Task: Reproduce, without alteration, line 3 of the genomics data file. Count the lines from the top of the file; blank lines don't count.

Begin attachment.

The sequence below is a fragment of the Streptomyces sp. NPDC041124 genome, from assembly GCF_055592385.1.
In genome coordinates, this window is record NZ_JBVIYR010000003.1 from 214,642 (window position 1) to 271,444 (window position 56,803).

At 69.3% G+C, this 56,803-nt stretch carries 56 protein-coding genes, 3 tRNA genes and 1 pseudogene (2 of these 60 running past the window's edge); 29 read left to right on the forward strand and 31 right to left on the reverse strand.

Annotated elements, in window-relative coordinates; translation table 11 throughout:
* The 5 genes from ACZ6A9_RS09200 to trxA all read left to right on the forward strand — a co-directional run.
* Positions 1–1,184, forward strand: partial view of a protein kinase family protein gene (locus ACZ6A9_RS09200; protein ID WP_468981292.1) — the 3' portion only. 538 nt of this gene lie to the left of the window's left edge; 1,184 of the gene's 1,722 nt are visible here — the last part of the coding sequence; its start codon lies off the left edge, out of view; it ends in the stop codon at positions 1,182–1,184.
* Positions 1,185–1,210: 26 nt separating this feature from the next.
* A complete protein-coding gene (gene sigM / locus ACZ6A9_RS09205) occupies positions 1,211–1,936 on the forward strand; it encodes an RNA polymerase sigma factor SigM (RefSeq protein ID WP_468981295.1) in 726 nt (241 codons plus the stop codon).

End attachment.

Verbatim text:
At 69.3% G+C, this 56,803-nt stretch carries 56 protein-coding genes, 3 tRNA genes and 1 pseudogene (2 of these 60 running past the window's edge); 29 read left to right on the forward strand and 31 right to left on the reverse strand.